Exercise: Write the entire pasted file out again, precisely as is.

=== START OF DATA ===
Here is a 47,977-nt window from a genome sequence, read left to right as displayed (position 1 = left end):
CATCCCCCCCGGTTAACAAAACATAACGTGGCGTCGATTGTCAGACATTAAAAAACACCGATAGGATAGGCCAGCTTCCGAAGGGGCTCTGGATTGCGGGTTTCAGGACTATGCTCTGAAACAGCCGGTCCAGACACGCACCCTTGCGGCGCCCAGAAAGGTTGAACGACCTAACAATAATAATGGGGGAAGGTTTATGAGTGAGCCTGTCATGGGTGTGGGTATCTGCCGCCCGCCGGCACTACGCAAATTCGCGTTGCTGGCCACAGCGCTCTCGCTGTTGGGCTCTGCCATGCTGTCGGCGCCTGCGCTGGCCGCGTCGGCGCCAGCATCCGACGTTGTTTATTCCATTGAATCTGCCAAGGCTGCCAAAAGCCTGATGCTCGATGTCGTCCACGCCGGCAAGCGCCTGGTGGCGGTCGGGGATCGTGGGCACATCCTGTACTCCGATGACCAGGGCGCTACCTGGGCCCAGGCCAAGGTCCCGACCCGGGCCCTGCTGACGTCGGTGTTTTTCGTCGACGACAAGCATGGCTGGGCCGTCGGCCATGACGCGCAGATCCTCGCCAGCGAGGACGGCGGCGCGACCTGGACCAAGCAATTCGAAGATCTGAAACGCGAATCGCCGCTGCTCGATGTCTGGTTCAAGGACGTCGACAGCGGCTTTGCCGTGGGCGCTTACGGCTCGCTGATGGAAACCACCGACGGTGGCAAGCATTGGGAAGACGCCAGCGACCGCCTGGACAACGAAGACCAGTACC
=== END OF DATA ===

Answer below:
Here is a 47,977-nt window from a genome sequence, read left to right as displayed (position 1 = left end):
CATCCCCCCCGGTTAACAAAACATAACGTGGCGTCGATTGTCAGACATTAAAAAACACCGATAGGATAGGCCAGCTTCCGAAGGGGCTCTGGATTGCGGGTTTCAGGACTATGCTCTGAAACAGCCGGTCCAGACACGCACCCTTGCGGCGCCCAGAAAGGTTGAACGACCTAACAATAATAATGGGGGAAGGTTTATGAGTGAGCCTGTCATGGGTGTGGGTATCTGCCGCCCGCCGGCACTACGCAAATTCGCGTTGCTGGCCACAGCGCTCTCGCTGTTGGGCTCTGCCATGCTGTCGGCGCCTGCGCTGGCCGCGTCGGCGCCAGCATCCGACGTTGTTTATTCCATTGAATCTGCCAAGGCTGCCAAAAGCCTGATGCTCGATGTCGTCCACGCCGGCAAGCGCCTGGTGGCGGTCGGGGATCGTGGGCACATCCTGTACTCCGATGACCAGGGCGCTACCTGGGCCCAGGCCAAGGTCCCGACCCGGGCCCTGCTGACGTCGGTGTTTTTCGTCGACGACAAGCATGGCTGGGCCGTCGGCCATGACGCGCAGATCCTCGCCAGCGAGGACGGCGGCGCGACCTGGACCAAGCAATTCGAAGATCTGAAACGCGAATCGCCGCTGCTCGATGTCTGGTTCAAGGACGTCGACAGCGGCTTTGCCGTGGGCGCTTACGGCTCGCTGATGGAAACCACCGACGGTGGCAAGCATTGGGAAGACGCCAGCGACCGCCTGGACAACGAAGACCAGTACC